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Judge Rules JetBlue Captain Is Competent To Stand Trial
By Mike Mitchell

June 18, 2012 - On Friday Texas District Court Judge Mary Lou Robinson ruled that JetBlue Captain Clayton Osbon is mentally competent to stand trial. Back on March 27, Flight 191 departed John F. Kennedy (JFK) Airport, for Las Vegas, Nevada, piloted by Captain Clayton Frederick Osbon, while in flight, Osbon who had served in the military began displaying behaviors of someone having a nervous breakdown while piloting an Airbus A320. The aircraft was diverted to the Amarillo airport. 

Court documents indicate that on March 27, Captain Osbon, showed up at JFK later than he should have and missed the crew briefing. Initially, Osbon did not exhibit any bizarre behavior. As Flight 191 climbed out of JFK, Osbon said something to the copilot about being evaluated by someone. The copilot was not sure what Osbon meant, Osbon began talking about his church and needing to "focus".  

Osbon asked the copilot to take the controls and to work the radios. Osbon began talking about religion, but his statements were not coherent. The copilot became concerned when Osbon said "things just don't matter". Osbon yelled over the radio to air traffic control and instructed them to be quiet.

Osbon turned off the radios in the aircraft and started dimming his monitors. Osbon sternly admonished the copilot for trying to talk on the radio. The copilot became really worried when Osbon said "we need to take a leap of faith".  

Osbon started trying to correlate completely unrelated numbers like different radio frequencies, and he talked about sins in Las Vegas. At some point, Osbon told the copilot "we're not going to Vegas". Osbon began giving what the copilot described as a sermon. 

Concerned with Osbon's behavior, the copilot suggested to Osbon that they invite the off duty non-rev JetBlue captain to the cockpit. Instead, Osbon abruptly left cockpit to go to the forward lavatory. This occurred roughly 3-1/2 hrs into the scheduled five hour flight. 

Osbon did not follow the company's security protocol when leaving the cockpit, which alarmed the rest of crew. When the flight attendants met with him at the front galley to find out if anything was wrong, Osbon aggressively grabbed a flight attendant's hands. Osbon banged on the lavatory door and told a female passenger who was inside that he needed to go to the bathroom.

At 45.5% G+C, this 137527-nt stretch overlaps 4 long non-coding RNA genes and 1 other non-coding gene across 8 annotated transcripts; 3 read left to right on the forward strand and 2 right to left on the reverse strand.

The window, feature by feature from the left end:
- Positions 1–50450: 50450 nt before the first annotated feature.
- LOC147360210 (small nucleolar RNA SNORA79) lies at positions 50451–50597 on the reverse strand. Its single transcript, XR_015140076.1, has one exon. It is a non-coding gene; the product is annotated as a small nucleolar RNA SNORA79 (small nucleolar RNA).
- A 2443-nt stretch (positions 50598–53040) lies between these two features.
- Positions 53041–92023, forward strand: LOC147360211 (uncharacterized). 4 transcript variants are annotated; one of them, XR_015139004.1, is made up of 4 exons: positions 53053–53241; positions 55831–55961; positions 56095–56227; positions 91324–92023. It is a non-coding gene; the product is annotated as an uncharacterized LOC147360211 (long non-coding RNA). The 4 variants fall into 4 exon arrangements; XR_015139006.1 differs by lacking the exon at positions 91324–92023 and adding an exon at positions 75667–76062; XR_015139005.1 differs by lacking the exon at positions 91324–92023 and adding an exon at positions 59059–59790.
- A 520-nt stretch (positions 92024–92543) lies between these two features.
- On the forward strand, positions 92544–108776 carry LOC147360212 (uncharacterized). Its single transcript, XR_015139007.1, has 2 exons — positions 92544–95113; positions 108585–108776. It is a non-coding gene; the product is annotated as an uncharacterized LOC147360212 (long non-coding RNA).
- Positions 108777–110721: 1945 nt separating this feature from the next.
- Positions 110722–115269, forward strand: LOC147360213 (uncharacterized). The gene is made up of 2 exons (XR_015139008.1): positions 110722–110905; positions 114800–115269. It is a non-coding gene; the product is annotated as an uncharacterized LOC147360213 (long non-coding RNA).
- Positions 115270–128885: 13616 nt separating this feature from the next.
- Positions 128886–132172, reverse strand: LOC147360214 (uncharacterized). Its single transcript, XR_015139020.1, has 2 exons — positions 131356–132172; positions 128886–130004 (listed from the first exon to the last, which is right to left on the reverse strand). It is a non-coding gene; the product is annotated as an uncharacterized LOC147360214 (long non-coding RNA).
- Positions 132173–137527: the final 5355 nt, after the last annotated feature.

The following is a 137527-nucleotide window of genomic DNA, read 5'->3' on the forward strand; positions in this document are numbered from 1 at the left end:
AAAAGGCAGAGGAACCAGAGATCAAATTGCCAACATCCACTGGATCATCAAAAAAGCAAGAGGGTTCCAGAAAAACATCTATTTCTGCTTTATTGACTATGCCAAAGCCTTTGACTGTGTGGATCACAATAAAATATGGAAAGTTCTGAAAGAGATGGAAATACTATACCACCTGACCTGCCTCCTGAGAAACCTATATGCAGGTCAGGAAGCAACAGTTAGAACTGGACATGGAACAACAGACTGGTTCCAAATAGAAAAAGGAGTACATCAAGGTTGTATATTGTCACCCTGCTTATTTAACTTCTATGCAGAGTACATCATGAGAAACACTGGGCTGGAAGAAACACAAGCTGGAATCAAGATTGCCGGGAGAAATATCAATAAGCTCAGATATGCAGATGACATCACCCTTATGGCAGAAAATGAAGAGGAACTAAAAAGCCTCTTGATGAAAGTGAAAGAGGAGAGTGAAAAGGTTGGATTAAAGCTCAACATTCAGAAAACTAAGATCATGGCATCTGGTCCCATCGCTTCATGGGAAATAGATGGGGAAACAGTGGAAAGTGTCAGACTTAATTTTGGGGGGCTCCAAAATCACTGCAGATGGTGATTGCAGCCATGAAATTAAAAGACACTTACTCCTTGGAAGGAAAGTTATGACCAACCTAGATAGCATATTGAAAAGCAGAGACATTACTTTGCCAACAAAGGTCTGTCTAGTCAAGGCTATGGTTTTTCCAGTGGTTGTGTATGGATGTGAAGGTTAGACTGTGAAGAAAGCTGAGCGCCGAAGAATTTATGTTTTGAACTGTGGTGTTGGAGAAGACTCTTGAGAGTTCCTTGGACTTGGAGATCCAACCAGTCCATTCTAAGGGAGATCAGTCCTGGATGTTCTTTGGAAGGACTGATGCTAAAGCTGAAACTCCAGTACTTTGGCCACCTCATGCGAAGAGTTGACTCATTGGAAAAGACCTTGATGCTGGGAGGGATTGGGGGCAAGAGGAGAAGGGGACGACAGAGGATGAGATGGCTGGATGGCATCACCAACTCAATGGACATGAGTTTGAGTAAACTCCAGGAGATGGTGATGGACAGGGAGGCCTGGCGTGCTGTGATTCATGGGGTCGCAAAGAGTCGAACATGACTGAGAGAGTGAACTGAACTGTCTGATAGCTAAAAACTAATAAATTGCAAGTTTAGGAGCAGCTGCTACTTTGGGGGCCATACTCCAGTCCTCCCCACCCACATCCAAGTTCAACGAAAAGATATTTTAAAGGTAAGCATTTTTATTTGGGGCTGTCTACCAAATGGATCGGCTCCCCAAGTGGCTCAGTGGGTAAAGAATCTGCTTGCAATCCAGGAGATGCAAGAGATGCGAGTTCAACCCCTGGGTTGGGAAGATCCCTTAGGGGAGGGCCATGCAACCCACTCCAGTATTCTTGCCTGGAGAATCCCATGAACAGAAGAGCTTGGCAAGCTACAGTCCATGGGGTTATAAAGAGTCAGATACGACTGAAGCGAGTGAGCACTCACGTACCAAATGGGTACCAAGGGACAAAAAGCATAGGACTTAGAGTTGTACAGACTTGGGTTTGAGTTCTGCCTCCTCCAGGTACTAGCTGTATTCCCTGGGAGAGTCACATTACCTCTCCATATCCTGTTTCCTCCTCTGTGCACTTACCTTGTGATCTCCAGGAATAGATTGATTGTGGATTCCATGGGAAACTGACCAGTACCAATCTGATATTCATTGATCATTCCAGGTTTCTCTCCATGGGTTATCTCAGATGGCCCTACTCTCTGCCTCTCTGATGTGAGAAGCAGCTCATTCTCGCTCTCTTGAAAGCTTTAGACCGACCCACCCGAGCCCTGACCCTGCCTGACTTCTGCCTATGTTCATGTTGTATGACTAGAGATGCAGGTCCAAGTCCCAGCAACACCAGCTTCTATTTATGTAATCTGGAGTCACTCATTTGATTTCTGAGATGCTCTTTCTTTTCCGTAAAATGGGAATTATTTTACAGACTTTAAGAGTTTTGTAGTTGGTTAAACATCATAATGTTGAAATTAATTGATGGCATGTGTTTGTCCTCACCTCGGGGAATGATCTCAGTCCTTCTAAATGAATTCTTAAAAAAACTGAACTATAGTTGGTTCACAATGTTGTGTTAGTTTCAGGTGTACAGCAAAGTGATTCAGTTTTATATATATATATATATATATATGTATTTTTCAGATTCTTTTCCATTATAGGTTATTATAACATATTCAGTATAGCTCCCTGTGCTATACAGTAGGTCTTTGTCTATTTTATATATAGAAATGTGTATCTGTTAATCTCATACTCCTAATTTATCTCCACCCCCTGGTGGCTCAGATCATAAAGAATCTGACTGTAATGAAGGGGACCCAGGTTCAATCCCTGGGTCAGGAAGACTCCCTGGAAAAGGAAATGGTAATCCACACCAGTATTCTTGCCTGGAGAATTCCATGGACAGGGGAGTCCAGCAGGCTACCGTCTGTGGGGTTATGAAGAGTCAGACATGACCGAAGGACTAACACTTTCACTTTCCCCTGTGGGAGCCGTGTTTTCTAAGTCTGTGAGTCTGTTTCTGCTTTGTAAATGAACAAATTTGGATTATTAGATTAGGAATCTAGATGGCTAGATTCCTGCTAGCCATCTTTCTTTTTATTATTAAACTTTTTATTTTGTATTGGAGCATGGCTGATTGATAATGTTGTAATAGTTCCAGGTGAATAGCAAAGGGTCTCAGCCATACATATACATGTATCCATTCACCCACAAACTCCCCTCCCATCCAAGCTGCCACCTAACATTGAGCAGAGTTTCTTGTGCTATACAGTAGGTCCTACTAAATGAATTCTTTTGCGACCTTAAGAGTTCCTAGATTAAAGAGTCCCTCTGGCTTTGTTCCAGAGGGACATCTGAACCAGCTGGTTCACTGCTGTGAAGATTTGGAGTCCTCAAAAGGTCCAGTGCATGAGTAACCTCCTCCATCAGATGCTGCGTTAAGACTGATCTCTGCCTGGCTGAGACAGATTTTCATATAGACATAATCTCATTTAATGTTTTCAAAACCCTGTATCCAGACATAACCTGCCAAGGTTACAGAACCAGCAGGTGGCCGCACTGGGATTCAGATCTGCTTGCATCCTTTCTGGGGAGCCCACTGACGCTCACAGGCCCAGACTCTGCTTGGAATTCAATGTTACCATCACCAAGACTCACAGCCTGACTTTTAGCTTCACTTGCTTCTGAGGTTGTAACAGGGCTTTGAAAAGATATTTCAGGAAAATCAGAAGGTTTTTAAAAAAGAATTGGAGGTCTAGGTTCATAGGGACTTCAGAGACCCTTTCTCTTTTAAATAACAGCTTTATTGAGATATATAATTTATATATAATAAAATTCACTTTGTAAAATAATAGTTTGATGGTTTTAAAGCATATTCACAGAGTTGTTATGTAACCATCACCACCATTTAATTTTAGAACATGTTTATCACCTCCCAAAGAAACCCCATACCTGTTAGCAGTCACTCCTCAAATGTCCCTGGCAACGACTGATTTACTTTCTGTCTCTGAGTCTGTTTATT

The copilot asked a flight attendant to bring the non-revenue (passenger) captain to the cockpit while Osbon was in the lavatory. The non-rev captain assisted the copilot the rest of the flight. Osbon came out of the lavatory and began talking to flight attendants but was not making sense.  

Osbon mentioned "150 souls on board". Osbon walked to the back of aircraft. On his way, he stopped and asked a male passenger if he had a problem. Osbon sprinted back toward the galley, and the flight attendants gave chase. The flight attendants had already notified certain passengers they may need their help. Osbon started trying to enter his code in order to re-enter the cockpit, and he banged on the door hard enough that the copilot thought he was coming through the door.  

The copilot and non-rev captain locked the cockpit door from the inside. The copilot announced over the PA system an ordered Osbon be restrained. The flight attendants were already trying to stop Osbon from entering his code. Several passengers jumped in to help and brought Osbon down in the forward galley. One female flight attendant suffered bruised ribs during the struggle. According to one of the passengers who assisted, Osbon said "pray fucking now for Jesus Christ".  

Osbon also yelled jumbled comments about Jesus, September 11th, Iraq, Iran, and terrorists. He also yelled "Guys, push it to full throttle". The copilot declared an emergency and diverted the aircraft to Amarillo. The flight attendants elected to have the aircraft land without having the assisting passengers return to their seats, because the flight attendants felt they could not risk letting Osbon get up off the floor. The aircraft landed with passengers still restraining Osbon in the galley. 

Judge Robinson ruled that Osbon has a factual and rational understanding of the charges and proceedings against him, and is able to understand the nature and consequences of the proceedings against him, is not now suffering from a mental disease or defect which would interfere with his ability to meet the legal criteria of competency to stand trial, Osbon is legally competent to stand trial and that this case (United States Of America v. Clayton Frederick Osbon No. 2:12-Cr-017-J) should proceed on.

July 3, 2012 – Update - After reviewing evidence, Amarillo, Texas, U.S. District Judge Mary Lou Robinson ruled that Clayton F. Osbon was not guilty by reason of insanity for his behavior on a March 27 flight from New York to Las Vegas in which he was charged with interference with a flight crew. Court documents revealed that Osbon under went a psychological evaluation after the March 27 incident and that a treating psychologist indicated Osbon’s "brief psychotic disorder" was due to lack of sleep. Osbon will undergo more evaluations at a federal mental health facility before a scheduled court hearing in August. At that time, a judge will decide whether the former pilot will be released or head to a mental facility.

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